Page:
The present invention also relates to an optical characterisation system for characterising a sample fluid, the system comprising an irradiation unit, a detection unit and a device for assisting optical characterisation of a liquid sample as described above.

In another aspect, the present invention relates to an optical characterisation device for characterising samples, the device comprising an illumination unit for illuminating a sample in a measurement reservoir, a detection unit for detecting an optical detection signal from the sample and an optical control means for monitoring illumination properties of the illumination of the sample in the measurement reservoir.

It is an advantage of embodiments of the present aspect that methods and systems are provided allowing accurate optical characterisation of a sample.

The optical control means may comprise a means for splitting of part of said optical detection signal from the sample and a detector for detecting said split part of said optical detection signal.

The detector may be adapted for monitoring a shape of an illumination beam at said sample in said measurement reservoir. The detector may be a two-dimensional detector comprising a matrix of detector elements or a position sensitive detector surface.

The optical control means may be adapted for controlling a position of any of said measurement reservoir, said detection unit or said illumination unit for at least partly correcting for a lateral misalignment.

The optical control means may be adapted for controlling a position of a focussing means to correct a focusing of said optical detection signal from the sample on said detection unit. It is an advantage of particular embodiments of the present invention that at least partial correction for lateral misalignments may be performed.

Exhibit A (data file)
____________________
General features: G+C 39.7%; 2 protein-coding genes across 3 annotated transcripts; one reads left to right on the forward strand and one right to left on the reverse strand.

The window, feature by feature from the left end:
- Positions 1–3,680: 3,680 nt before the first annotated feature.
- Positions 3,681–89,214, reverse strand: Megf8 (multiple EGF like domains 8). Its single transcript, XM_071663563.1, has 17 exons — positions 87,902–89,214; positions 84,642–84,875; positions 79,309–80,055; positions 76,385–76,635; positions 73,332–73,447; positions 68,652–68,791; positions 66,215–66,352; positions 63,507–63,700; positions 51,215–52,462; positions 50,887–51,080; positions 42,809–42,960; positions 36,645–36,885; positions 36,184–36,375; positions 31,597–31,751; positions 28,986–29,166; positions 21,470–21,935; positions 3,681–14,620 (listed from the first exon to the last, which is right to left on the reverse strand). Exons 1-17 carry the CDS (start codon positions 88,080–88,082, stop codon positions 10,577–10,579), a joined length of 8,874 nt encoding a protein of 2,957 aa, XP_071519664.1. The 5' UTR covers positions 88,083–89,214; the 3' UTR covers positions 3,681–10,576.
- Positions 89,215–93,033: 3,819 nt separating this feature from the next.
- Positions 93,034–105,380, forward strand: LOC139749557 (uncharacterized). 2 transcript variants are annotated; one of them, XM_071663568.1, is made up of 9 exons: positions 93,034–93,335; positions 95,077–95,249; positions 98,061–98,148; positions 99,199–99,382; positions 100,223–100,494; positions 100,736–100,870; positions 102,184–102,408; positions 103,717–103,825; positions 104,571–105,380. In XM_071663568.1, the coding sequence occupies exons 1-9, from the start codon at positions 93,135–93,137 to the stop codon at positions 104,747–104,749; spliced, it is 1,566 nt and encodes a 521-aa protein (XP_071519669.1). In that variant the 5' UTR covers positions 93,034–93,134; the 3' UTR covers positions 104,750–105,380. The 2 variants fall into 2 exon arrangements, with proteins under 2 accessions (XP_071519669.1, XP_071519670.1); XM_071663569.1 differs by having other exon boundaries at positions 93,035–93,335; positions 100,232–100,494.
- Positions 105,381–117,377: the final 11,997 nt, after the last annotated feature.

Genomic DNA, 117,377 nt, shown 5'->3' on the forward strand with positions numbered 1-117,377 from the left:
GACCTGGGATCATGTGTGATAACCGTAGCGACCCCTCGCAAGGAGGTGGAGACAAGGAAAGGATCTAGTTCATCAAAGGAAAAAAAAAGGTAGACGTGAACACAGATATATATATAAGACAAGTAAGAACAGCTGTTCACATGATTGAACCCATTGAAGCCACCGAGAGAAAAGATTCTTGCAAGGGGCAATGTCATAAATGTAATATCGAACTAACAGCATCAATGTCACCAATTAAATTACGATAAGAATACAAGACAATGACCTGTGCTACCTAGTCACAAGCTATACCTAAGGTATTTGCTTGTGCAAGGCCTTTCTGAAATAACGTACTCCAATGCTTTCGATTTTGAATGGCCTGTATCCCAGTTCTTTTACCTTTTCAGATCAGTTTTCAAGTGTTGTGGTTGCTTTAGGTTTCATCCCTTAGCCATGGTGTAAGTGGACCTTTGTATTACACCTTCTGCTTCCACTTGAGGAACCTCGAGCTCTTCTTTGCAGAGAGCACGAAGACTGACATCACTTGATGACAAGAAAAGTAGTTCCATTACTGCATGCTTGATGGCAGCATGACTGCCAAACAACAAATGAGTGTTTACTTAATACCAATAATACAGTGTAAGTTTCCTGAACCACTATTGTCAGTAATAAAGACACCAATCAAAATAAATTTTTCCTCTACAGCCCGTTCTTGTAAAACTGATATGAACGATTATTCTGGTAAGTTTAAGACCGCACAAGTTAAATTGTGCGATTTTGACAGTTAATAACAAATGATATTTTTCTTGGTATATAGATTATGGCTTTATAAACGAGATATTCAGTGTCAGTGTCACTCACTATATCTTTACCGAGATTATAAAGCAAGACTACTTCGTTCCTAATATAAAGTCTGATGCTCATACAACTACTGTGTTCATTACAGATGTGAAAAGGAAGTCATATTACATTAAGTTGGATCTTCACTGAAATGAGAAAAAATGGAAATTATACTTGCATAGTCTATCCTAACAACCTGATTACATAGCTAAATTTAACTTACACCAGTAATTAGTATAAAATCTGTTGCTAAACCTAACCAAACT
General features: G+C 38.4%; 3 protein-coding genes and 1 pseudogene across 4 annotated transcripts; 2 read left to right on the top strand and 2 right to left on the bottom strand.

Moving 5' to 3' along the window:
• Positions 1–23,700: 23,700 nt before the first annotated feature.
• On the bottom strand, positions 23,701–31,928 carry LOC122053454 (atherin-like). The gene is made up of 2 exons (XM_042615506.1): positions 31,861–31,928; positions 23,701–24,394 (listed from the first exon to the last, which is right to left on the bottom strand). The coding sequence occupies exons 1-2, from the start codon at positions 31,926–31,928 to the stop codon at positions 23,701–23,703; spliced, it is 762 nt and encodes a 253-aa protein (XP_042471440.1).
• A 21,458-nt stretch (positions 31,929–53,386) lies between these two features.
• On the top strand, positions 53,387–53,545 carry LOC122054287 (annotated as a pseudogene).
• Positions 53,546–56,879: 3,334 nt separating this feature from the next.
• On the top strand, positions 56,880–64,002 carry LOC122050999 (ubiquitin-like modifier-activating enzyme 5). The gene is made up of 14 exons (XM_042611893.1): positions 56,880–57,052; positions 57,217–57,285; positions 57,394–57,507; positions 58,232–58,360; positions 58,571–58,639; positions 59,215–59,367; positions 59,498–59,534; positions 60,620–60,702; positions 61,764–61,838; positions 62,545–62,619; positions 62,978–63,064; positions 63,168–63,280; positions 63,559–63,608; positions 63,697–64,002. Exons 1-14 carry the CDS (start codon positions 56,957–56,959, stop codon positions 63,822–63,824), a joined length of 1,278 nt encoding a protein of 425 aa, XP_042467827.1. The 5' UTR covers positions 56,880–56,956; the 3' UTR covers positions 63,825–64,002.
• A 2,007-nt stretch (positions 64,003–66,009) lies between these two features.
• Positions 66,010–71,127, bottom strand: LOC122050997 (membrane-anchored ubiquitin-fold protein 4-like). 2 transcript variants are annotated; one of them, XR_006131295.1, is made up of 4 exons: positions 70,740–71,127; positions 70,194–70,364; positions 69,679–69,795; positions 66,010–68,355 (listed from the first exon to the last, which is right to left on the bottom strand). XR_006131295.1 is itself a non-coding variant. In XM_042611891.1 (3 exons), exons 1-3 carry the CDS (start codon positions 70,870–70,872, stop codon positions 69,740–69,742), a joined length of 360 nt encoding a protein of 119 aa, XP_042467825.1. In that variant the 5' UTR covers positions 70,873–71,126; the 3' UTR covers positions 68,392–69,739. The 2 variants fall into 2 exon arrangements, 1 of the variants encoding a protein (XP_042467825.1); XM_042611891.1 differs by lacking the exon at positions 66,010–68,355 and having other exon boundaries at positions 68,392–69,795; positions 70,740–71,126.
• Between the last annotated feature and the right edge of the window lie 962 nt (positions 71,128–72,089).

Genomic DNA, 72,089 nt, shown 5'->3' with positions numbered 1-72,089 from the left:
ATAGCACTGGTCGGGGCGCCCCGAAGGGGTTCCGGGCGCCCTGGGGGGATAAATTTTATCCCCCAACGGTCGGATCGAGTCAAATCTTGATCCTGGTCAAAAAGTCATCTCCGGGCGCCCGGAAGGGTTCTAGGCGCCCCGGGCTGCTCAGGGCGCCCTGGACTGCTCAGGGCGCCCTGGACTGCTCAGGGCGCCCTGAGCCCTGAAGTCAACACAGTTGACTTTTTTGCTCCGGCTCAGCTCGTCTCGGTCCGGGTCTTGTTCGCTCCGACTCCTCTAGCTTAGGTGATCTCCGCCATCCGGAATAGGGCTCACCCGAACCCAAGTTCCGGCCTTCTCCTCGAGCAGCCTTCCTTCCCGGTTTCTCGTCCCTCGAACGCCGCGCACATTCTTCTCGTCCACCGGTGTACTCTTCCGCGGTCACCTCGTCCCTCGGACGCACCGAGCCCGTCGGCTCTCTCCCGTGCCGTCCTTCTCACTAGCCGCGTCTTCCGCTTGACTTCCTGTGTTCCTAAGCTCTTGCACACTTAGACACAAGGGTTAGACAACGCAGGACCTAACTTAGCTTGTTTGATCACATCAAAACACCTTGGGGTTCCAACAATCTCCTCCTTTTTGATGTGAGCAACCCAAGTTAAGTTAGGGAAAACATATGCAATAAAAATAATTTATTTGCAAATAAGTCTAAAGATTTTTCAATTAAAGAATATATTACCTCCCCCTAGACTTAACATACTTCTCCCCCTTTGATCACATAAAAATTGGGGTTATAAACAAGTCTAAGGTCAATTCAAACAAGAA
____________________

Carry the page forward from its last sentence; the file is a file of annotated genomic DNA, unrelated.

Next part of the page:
The optical control means may be adapted for providing information about a focussing and/or alignment error, the information being adapted to allow good interpretation of a read-out signal of the optical characterisation system.

The optical control means may be adapted for providing information about a focussing and/or alignment error to an evaluation means of the optical characterisation system for correcting a read-out signal of the optical characterisation system.

The controlling a position of a focussing means may be adapted for correcting a shift in focus of said optical detection signal due to a shift of a surface of a sample fluid to be measured. It is an advantage of particular embodiments of the present invention that at least partial correction for a lensing effect of the free surface of the sample fluid, e.g. due to surface tension, may be provided. The correction may be adapted for different shapes of the sample fluid surface generating the lensing effect or adapted for different values of the contact angle of the fluid sample with the substrate material.

The optical control means may provide a feed-back signal for controlling a position or operation of any of the illumination source, the detection unit, a substrate comprising the measurement reservoir or a focussing system.

In another aspect, the present invention also relates to a method for optical characterising material, the method comprising detecting at least two optical detection signals comprising a first optical detection signal corresponding with a known illumination beam path length in the sample fluid and a second optical detection signal corresponding with an unknown illumination beam path length in the sample fluid, and deriving an unknown illumination beam path length based on the two optical detection signals and the known illumination beam path length in the sample fluid.

In another aspect, the present invention also relates to an optical characterisation device for optical characterising material, the device comprising an illumination unit for generating an illumination beam for illuminating the material to be characterised and a detection unit for detecting an optical response signal from the illuminated material to be characterised, wherein the detection unit is adapted for detecting at least two optical response signals, a first optical response signal corresponding with a known illumination beam path length in the material to be characterised and a second optical response signal corresponding with an unknown illumination beam path length in the material to be characterised, the known illumination beam path length being substantially larger than the unknown illumination beam path length, the optical characterisation device furthermore comprising a processing means for deriving the unknown illumination beam path length based on said at least two optical response signals and said known illumination beam path length.